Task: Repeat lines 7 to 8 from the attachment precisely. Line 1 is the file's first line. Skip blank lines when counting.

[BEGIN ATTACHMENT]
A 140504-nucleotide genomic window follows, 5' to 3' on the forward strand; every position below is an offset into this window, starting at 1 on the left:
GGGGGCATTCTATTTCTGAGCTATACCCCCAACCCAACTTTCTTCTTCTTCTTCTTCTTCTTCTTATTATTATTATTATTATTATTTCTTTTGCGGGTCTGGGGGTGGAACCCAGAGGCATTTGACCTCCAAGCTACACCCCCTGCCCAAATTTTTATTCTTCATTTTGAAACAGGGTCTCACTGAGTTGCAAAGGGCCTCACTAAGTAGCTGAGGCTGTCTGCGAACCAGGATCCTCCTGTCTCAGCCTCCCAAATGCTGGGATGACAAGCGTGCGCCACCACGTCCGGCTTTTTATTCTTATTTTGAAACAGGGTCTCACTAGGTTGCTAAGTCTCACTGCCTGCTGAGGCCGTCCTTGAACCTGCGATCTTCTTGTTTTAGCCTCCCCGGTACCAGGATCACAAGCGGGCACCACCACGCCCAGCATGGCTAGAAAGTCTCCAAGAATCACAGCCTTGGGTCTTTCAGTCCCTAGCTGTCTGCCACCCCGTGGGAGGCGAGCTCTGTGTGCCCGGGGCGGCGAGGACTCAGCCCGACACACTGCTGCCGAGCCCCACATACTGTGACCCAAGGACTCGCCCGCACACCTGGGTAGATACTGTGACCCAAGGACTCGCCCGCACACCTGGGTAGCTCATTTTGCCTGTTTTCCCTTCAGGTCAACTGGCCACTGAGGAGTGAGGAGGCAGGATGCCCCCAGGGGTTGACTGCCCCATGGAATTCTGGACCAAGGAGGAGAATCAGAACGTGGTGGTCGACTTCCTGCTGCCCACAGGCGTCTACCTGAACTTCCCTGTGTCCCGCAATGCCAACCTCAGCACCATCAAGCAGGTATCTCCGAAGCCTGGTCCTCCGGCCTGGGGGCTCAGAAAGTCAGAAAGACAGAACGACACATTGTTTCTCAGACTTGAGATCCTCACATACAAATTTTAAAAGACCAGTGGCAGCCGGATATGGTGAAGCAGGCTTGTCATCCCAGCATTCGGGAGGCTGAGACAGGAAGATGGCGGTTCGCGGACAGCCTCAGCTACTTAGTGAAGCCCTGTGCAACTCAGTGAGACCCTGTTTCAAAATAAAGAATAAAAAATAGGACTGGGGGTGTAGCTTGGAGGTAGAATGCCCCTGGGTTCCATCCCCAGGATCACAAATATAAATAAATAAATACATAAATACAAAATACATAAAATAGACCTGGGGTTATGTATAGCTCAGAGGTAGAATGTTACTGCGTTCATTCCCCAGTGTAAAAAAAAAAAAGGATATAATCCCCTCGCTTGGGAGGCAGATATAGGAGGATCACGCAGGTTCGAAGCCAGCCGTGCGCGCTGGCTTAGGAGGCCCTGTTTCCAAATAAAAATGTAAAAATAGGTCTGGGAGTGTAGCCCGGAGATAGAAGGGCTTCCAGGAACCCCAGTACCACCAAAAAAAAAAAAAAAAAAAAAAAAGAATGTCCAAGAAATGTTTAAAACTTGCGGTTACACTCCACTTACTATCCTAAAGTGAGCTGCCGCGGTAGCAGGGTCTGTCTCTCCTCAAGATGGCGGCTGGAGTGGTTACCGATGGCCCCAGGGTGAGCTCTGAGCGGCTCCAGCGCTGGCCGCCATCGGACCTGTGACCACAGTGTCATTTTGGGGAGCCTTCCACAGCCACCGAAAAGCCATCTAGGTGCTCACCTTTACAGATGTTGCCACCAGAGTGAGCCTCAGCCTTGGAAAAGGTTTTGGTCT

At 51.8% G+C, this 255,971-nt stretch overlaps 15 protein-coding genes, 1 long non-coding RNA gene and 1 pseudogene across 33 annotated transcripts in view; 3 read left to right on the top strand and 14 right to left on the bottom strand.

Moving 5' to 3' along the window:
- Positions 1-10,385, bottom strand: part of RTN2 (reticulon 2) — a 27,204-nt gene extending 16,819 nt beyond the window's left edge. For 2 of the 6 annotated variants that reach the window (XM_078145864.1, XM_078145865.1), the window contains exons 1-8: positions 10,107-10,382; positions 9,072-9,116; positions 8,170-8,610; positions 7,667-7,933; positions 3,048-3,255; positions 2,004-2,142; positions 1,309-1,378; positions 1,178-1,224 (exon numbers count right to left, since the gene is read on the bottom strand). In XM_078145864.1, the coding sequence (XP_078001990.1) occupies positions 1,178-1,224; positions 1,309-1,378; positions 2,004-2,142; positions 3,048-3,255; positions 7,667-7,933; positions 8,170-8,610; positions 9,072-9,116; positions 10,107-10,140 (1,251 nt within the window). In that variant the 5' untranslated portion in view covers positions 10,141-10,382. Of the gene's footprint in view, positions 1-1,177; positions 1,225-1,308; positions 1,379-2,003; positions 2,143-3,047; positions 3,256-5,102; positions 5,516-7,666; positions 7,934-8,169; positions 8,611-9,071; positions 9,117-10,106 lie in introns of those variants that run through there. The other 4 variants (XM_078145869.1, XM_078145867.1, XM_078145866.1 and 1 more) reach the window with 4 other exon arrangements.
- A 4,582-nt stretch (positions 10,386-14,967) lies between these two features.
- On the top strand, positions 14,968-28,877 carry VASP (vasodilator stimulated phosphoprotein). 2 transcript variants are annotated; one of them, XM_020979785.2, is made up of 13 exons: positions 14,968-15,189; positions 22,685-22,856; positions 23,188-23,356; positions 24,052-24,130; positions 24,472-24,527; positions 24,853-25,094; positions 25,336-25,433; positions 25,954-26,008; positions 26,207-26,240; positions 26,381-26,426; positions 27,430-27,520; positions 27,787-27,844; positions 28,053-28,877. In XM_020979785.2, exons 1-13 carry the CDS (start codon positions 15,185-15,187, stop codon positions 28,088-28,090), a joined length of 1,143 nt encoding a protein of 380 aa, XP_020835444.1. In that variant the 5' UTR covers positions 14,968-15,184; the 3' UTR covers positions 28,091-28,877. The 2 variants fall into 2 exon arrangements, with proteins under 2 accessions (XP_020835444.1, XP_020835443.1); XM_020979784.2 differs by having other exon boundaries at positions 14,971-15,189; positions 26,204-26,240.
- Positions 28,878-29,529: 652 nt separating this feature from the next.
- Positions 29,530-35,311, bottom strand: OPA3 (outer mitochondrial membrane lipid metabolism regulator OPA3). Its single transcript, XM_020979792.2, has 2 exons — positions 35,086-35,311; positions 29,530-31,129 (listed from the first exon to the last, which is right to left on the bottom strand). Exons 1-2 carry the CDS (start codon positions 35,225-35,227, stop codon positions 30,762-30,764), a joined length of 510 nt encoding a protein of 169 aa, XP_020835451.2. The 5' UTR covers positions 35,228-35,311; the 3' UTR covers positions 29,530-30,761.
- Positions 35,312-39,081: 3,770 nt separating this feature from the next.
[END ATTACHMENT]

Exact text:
- On the top strand, positions 14,968-28,877 carry VASP (vasodilator stimulated phosphoprotein). 2 transcript variants are annotated; one of them, XM_020979785.2, is made up of 13 exons: positions 14,968-15,189; positions 22,685-22,856; positions 23,188-23,356; positions 24,052-24,130; positions 24,472-24,527; positions 24,853-25,094; positions 25,336-25,433; positions 25,954-26,008; positions 26,207-26,240; positions 26,381-26,426; positions 27,430-27,520; positions 27,787-27,844; positions 28,053-28,877. In XM_020979785.2, exons 1-13 carry the CDS (start codon positions 15,185-15,187, stop codon positions 28,088-28,090), a joined length of 1,143 nt encoding a protein of 380 aa, XP_020835444.1. In that variant the 5' UTR covers positions 14,968-15,184; the 3' UTR covers positions 28,091-28,877. The 2 variants fall into 2 exon arrangements, with proteins under 2 accessions (XP_020835444.1, XP_020835443.1); XM_020979784.2 differs by having other exon boundaries at positions 14,971-15,189; positions 26,204-26,240.
- Positions 28,878-29,529: 652 nt separating this feature from the next.